These veneers are made from resin. They might not be as durable as porcelain veneers yet composite veneers are still excellent products and are usually more affordable.
Composite resin veneers typically require only one visit to fit and place, because the dentist can form the material and bond it to the teeth on the same day. People who don’t have various issues with their teeth are excellent candidates for this type of dental veneer.
No-Prep Dental Veneers
Generally used on the front teeth, no-prep dental veneers (popular brand names include Durathin or Lumineers) are bonded to the teeth similar to composite resin.
Some of the advantages of no-prep veneers are:
- They often don’t require grinding or filing
- Less prep has to be done to your natural teeth before application
- They can typically be applied sans a local anesthetic
These benefits make them less expensive, as well. The no-prep veneers can feel different on the teeth because they’re bulkier compared to the thin shells made out of porcelain dental veneers or composite resin dental veneers. This variety is suitable for teeth with various issues. Do take note that you have to be highly consistent with your dental care routine to preserve them for as long as possible.
Trial/Temporary Dental Veneers
Trial or temporary veneers, are short-term solutions your dentist can offer you before you can have the permanent ones.
The various preparations involved in putting the veneers on — including filing and removing the enamel — can’t be undone, so the dentist may use liquid composite to make temporary veneers you can wear while the permanent veneers are being made.
They are a bit thicker than the permanent ones and won’t feel as close to your natural teeth compared to the final product. Yet, they allow you to try them to determine if the appearance and shape of your new smile are what you expect.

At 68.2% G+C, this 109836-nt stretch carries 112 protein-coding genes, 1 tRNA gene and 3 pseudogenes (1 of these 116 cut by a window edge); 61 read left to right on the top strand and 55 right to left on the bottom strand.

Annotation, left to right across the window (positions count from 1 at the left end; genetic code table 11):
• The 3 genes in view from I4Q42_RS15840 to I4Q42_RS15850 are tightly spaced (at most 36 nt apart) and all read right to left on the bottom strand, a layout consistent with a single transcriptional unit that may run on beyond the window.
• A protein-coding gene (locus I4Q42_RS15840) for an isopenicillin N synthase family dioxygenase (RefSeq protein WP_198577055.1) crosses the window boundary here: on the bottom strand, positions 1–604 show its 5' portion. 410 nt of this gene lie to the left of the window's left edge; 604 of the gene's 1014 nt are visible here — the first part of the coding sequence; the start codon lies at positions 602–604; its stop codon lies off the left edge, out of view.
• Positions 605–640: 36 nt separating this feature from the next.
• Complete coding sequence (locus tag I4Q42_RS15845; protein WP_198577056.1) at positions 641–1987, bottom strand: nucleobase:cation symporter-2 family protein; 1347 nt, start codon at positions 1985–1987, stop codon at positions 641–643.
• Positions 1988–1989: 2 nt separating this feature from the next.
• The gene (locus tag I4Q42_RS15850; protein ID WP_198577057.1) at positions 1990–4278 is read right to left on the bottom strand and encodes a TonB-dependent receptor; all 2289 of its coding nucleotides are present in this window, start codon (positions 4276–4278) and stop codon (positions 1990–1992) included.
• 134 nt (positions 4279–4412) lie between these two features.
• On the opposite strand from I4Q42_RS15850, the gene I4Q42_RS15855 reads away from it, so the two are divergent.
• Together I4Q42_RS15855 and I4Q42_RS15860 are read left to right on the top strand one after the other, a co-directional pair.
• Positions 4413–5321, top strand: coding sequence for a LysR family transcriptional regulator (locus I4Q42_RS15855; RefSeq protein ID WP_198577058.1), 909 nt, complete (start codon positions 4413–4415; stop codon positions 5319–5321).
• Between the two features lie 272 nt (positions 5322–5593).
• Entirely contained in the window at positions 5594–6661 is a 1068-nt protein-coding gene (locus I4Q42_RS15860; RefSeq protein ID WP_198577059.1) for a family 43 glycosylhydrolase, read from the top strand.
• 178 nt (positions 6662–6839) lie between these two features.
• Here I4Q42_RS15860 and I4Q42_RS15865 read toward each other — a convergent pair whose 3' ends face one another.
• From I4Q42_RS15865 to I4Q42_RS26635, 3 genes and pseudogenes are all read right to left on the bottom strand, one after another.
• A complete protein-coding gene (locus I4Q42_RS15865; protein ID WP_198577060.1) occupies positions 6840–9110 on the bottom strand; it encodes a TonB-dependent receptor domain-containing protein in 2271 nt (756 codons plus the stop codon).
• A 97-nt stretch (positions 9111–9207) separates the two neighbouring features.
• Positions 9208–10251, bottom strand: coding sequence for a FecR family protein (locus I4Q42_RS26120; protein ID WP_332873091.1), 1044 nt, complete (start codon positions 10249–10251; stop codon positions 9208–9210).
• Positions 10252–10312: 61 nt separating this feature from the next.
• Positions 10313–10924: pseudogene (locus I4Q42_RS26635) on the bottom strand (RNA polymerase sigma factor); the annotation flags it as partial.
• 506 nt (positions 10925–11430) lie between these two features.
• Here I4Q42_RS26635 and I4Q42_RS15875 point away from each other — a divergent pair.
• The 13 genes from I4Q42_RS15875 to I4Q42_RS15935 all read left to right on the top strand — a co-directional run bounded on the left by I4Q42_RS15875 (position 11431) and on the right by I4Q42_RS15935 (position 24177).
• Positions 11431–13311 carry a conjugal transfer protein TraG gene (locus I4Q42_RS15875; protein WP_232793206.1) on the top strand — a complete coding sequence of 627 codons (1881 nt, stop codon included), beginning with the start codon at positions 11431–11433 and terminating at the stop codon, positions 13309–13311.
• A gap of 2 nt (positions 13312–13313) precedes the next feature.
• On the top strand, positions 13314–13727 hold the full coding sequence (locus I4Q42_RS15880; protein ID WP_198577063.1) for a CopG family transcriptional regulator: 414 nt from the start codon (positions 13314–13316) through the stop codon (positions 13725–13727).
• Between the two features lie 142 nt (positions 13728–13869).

What Happens During a Dental Veneer Procedure
The initial visit should be a consultation. Tell your dental professional exactly what you want, whether a simple correction or a total smile makeover. This visit must also include an examination of your teeth and a discussion about whether veneers are the right solution for you. You can also look at pictures of models whose teeth you like and don’t like. This way you can talk to your dentist about the exact features you’d like to see in your dental veneers.
Depending on the discussion you had with your dentist, impressions or x-rays may be taken. The dentist will also check if you have untreated gum disease or existing tooth decay. At this point, you can choose the material you prefer.
A good consultation involves open and unhindered communication between a dental professional and a patient. When you are comfortable and honest with your dentist, then you will surely be satisfied with the final outcome.
Applying veneers does not require meticulous preparations compared to the other dental procedures. The particulars would also depend on the veneer type and the number of teeth you need veneers for.
Getting dental veneers typically requires 3 trips to your dentist — one for the consultation and another 2 to create and apply the dental veneers. One or numerous teeth may undergo the veneering procedure at the same time.
While a dental veneer procedure doesn’t require the help of a specialist, you should still be particular about who you trust. Just like any dental procedure, you need to look into the relevant experience with dental veneers and patient reviews of the dental professional.
Are you looking for high-quality dental veneers? Look no further than Lakeside Family Dental. For more inquiries about veneers or to book a free consultation, please call us at (905) 637-0801.